Image via she.go

Image via she.go

5 On It is a feature that looks at five of the best under-the-radar rap findings from the past two weeks, highlighting new or recently discovered artists, or interesting obscurities.

Image via Caleb Brown

Image via Caleb Brown

Caleb Brown – “Nothin”

“Its kinda crazy how as I’m replying to you I just got word that one of my friends was killed at 3AM this morning in the neighborhood I literally just left last night.”

Baton Rouge, Louisiana teenager Caleb Brown raps with the gravity and depth of a far older artist.

New single “Nothin” begins as an examination of violence and fearlessness in a city visited by constant death, quickly devolving into a nightmarish ride through Brown’s psyche as he deals with depression, the weight of his hometown cracking whatever adhesive held him together through hard times. It’s a difficult listen at times particularly in light of the above quote, the opening sentence from an email Caleb sent me when I told him how much I appreciated the song (it feels odd to say I “liked” something so dark and personal—”appreciated” feels a bit more appropriate).

Though he’s still developing as an artist and certainly doesn’t have an established platform yet, Caleb feels capable of bearing witness to the horror gripping his city in a way that could eventually inspire listeners to fight for change.

Image via she.go

Image via she.go

she.go – “Bane (Siren)”

One of the overarching regrets I have for 5 On It in its first year and a half of existence is a general lack of female voices. Certainly there are talented female rappers out there, but the column typically ends up looking like a sample size of rap’s history: male dominated. When female rappers do catch on, they tend to turn heads quickly, hopes of the next Missy Elliott or Nicki Minaj whipping the hype cycle to an impossible frenzy. New hip-hop “it girl” is typically an unenviable position, one that can be navigated deftly (Little Simz comes to mind as a recent example), but tends to savage its subjects with unfair scrutiny (Azealia Banks, Angel Haze).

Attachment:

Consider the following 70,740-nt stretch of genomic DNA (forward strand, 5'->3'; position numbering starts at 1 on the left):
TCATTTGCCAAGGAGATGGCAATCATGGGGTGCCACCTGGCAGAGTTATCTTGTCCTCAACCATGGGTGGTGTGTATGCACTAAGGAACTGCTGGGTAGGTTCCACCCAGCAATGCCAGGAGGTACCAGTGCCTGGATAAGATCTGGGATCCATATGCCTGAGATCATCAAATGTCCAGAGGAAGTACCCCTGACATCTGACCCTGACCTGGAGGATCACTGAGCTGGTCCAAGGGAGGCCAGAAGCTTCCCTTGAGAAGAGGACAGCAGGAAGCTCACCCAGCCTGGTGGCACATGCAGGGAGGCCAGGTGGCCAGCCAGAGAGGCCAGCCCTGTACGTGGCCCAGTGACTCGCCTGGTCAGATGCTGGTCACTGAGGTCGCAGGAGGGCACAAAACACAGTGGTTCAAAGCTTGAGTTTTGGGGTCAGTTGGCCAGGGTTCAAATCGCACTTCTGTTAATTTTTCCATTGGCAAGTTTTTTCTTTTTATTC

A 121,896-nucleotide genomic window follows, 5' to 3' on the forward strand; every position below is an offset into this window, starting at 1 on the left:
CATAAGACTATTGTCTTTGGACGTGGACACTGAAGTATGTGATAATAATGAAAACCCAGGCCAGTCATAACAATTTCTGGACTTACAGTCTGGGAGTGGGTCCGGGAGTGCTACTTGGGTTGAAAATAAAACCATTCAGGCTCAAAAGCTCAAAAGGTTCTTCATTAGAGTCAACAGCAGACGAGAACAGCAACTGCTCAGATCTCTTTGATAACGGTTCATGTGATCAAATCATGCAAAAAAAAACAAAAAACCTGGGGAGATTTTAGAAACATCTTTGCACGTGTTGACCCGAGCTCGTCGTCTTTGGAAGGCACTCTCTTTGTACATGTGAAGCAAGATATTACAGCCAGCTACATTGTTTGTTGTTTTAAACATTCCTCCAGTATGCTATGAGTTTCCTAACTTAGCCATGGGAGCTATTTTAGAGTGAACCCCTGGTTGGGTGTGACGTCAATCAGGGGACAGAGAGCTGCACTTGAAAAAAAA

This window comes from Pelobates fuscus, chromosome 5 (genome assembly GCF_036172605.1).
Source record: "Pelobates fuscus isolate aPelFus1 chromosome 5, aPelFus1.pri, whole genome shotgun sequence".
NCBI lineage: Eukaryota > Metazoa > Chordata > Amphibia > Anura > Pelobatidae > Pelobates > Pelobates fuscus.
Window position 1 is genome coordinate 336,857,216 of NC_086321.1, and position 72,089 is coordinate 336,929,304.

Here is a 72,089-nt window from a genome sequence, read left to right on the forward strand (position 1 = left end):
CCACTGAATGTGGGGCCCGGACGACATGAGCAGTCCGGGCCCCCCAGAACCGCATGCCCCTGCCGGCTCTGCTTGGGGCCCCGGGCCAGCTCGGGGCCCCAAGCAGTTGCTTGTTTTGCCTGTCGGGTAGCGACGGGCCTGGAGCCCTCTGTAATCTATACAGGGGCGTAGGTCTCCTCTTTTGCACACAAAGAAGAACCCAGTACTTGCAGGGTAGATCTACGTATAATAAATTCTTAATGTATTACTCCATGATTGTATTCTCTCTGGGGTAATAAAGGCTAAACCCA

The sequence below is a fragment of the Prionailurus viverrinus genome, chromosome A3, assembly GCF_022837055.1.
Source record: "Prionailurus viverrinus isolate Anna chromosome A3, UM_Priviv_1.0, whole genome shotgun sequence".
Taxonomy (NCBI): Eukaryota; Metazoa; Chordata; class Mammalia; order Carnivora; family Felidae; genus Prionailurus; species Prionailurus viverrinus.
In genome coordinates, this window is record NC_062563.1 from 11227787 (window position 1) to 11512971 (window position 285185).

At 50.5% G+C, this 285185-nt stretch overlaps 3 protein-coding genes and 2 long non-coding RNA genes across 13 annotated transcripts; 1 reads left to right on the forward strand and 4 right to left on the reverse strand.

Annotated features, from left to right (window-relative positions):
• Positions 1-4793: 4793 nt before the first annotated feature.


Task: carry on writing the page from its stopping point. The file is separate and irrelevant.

It should go without saying that a good rapper is a good rapper regardless of gender, race, sexual preference, or any number of other identifiers beyond rapping, but the world is rarely so simple.

Tampa rapper she.go has the gift of a smoky, alluring voice and ample technical ability. Her demeanor and delivery create an intimacy uncommon of most rappers. Her style feels conversational, an invitation to personal thoughts and observations. Her style makes “Bane (Siren)” a standout amid her other output (though her mellow Thoughts Of EP also merits a listen), written as a diary entry about a former fling. It’s an excellent snapshot of she.go’s intriguing style, a blend of sensuality and honesty. Her music feels unfettered by the suffocating, dated expectations of what a female rapper should be, a refreshing female perspective in a landscape that too often lacks variety and strong voice.

Roosevelt the Titan – “Bitch Made”